Given the sheer number of What’s the best _____ for under $ _____
threads lately, I thought some members might benefit from a potential purchasing factor that is rarely discussed here---TOADs.
After living with a HTS for some time, some users grow annoyed with the array of remotes cluttering the coffee table and purchase a universal remote to help simplify their lives. To further improve ease-of-use, many of these users create macros (a series of commands executed by a single button press) to perform common functions. For example:
• Turn On The System
: power up the receiver, the TV, DVD player, etc.
• Power Off The System
: turn off the power to the receiver, TV, DVD, etc.
• Watch A DVD
: power up the system, change the receiver’s input to DVD, change the TV input to component, set the appropriate TV color mode, etc.
• Listen To The Radio
: power up the system, change the receiver input to Tuner, jump to the “default” radio station, change the sound field to the preferred setting for FM, etc.
It’s during the macro recording phase, that problem arises …all too often the user discovers he has a TOAD (Toggle Only Actuated Device). There are basically two types of remote control commands: toggle and discrete. A toggle cycles through a predefined sequence of commands, e.g. Power On,/Power Off. or TV Tuner/Video 1/Video 2/Video 3. In contrast, a discrete command executes a single function, e.g. Power On, Select Video 3, Raise Center Channel Volume, etc. Devices that support discrete commands are sometimes called DUDEs (Device Utilizing Discrete Extensions).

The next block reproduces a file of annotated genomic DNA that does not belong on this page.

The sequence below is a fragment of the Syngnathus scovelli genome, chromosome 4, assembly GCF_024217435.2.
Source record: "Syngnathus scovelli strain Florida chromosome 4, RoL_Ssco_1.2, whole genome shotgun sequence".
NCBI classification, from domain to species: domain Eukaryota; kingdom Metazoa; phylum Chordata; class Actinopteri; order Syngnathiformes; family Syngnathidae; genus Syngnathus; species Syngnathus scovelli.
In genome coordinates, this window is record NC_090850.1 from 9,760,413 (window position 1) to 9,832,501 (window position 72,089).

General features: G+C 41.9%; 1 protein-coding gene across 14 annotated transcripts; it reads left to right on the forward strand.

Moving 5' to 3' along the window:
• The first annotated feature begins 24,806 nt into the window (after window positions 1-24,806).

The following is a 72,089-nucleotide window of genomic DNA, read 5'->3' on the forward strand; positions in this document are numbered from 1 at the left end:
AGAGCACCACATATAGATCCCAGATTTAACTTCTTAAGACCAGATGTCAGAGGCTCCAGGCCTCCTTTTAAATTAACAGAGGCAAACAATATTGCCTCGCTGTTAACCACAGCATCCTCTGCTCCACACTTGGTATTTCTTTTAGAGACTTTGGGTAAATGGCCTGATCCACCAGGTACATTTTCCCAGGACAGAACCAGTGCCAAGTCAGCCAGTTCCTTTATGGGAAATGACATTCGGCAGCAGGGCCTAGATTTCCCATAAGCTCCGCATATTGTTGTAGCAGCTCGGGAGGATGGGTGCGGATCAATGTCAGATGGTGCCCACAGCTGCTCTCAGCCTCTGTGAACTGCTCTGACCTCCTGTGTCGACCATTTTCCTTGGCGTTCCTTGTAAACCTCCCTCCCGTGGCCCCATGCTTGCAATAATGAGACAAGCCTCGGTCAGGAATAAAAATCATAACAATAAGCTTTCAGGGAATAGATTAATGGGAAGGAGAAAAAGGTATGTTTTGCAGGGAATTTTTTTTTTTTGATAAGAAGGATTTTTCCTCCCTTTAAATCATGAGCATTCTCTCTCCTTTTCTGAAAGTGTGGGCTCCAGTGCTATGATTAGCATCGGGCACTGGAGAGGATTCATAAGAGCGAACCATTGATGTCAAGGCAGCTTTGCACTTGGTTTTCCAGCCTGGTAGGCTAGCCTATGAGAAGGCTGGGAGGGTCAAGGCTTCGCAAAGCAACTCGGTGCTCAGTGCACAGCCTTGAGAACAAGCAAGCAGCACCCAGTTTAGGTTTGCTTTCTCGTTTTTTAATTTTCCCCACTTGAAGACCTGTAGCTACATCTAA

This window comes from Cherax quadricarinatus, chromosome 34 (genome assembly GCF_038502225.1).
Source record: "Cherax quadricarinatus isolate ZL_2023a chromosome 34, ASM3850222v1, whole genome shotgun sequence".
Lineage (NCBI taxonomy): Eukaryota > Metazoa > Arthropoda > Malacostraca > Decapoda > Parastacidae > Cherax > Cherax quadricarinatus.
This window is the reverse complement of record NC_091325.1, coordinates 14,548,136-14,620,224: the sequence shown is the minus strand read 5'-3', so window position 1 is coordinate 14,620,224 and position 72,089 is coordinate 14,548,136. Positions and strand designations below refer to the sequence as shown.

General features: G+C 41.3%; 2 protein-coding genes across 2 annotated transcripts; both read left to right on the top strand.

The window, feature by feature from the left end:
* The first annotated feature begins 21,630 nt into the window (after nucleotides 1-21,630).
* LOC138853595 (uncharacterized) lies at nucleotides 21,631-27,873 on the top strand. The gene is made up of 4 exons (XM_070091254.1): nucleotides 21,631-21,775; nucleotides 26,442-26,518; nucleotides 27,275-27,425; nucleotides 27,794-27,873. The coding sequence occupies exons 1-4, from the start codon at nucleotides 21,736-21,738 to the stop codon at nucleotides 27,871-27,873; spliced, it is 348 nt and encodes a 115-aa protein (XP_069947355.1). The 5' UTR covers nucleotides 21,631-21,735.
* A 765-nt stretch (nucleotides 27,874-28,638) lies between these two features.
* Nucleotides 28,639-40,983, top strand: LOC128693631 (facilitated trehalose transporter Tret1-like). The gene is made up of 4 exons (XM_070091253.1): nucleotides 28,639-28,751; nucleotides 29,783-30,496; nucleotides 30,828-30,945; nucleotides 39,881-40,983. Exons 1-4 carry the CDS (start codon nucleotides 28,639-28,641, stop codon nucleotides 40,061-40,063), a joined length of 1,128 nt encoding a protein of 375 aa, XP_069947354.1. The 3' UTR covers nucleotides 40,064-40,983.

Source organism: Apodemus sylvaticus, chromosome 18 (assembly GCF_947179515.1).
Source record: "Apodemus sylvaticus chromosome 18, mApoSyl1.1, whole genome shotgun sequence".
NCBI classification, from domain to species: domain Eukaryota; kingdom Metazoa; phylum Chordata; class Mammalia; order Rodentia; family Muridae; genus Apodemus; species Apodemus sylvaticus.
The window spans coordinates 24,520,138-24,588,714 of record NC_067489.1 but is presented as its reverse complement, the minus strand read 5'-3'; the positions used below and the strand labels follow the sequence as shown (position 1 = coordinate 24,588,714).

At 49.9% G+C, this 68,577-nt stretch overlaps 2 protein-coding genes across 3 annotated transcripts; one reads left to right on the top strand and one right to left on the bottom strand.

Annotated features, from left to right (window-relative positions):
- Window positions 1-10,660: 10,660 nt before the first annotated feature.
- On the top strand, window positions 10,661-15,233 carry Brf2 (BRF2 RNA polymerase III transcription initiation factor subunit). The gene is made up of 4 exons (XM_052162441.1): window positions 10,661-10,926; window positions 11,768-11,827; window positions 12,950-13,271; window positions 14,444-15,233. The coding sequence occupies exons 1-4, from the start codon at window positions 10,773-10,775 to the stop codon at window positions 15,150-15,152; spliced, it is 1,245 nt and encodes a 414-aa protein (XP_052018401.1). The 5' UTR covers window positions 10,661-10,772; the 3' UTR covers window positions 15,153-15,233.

The problem with using toggles is that, unless you have a very sophisticated remote that can store system states, macros tend to get “confused” and may fail to work properly. For example, say you want to create a macro to watch a DVD as described above. If all of your devices support discrete commands, it’s an easy task: send “Power On” commands to each device (if the device is already on—nothing changes), send the change TV to the component input command (if the device is already set to this input, nothing changes), etc. But if the TV is a TOAD, how does the remote know if the TV is already powered on or what input the TV is currently set to? It can’t.
True, there are workarounds for some TOAD issues; e.g. some DVD players will power on with a Play command. To power off the DVD player you create a macro that sends “play” then “Power” (which toggles the unit off). These kludges work, but are prone to error.
I realize that to some of you these issues may seem like little more than anal retentive nits. But for anyone who has a SO or frequent guests or children who have difficulty comprehending the six pages of notes you’ve scribbled out to explain how to turn on your system and watch a movie, universal remotes and macros are life savers. If you are one of these people, you might want to invest some time upfront to learn if the device you are considering is a TOAD or a DUDE. Here’s a few approaches:
• If you are shopping at a specialty store that offers custom installation and remote control programming, ask them; they should know what devices they sell support which discrete commands.
• Check the Pronto TOAD list at remotecentral: http://www.remotecentral.com/files/use-ir.htm.
This list is a good start, but it’s not comprehensive.
• Post a query in the appropriate forum at remotecentral.
• Check the Advanced Command List for the One For All/Radio Shack remotes: http://www.hifi-remote.com/ofa/adv-codes.shtml.
FWIW in my experience this list is often inaccurate.